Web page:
Maunabo Lighthouse

The little town of Maunabo is located precisely at the point where the east of Puerto Rico meets the south. The town is flanked by the last two legs of the Cordillera Central (Central Mountain Range) as they tumble into the Caribbean Sea.

One of its best-known attractions is the lighthouse at Punta Tuna, still in operation. It was built by the Spanish in the late 19th century, shortly before Puerto Rico was turned over to the United States as spoils of the Spanish-American War.

Although its antique fresnel lens has been supplanted by modern technology, the Punta Tuna lighthouse still warns ships of the risks of sailing too close to Maunabo’s shores. It is the only lighthouse of a dozen or so on the island manned by U.S. Coast Guard personnel.

What do you see besides an empty building? A spectacular view of a magnificent beach, the unbelievably blue waters of the Caribbean, and on the distant horizon, a hazy view of Vieques. This is the place for classic photographs of a brilliant white lighthouse, shimmering in a picture postcard setting.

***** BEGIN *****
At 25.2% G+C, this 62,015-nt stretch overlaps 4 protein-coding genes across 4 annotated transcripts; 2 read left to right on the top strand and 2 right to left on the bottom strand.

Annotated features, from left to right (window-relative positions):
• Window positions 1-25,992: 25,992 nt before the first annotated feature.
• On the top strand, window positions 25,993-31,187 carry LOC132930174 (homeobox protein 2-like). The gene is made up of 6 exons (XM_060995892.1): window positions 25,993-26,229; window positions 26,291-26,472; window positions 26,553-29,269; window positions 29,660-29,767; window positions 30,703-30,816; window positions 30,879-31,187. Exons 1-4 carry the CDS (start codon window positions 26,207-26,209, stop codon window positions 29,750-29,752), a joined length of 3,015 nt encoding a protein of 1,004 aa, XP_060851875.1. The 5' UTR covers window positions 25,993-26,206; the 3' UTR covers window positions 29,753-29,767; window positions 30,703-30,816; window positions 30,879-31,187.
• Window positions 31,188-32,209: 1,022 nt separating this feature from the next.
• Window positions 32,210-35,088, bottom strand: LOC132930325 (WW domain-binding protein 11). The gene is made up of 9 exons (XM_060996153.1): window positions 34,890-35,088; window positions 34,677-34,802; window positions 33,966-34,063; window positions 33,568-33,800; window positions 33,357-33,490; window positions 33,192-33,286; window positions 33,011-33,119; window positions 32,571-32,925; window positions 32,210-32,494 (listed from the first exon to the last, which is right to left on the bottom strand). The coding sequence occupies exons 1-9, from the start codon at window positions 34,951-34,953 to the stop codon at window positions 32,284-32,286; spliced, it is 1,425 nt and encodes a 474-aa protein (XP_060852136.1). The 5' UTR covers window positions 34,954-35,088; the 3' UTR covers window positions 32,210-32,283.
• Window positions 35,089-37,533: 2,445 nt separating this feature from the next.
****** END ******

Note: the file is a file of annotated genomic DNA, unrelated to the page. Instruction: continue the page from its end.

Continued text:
When you can finally pull yourself away from the view, drive down to Playa Maunabo, which is almost a mile of lovely beach encircling a tiny port. Small stands sell seafood fritters, and ice cold coconuts in their shells. Here you will find Puerto Rico at its most unspoiled: a genuine seaside village where nothing much happens. Don’t be surprised if you are the only visitor in town!

If you want to surf, ask about El Cocal, Inches and Sharkey’s, three popular surfing breaks within minutes of the lighthouse.

How to Get There

From San Juan, take Road 52 south, exit on Road 30, then exit on Road 3.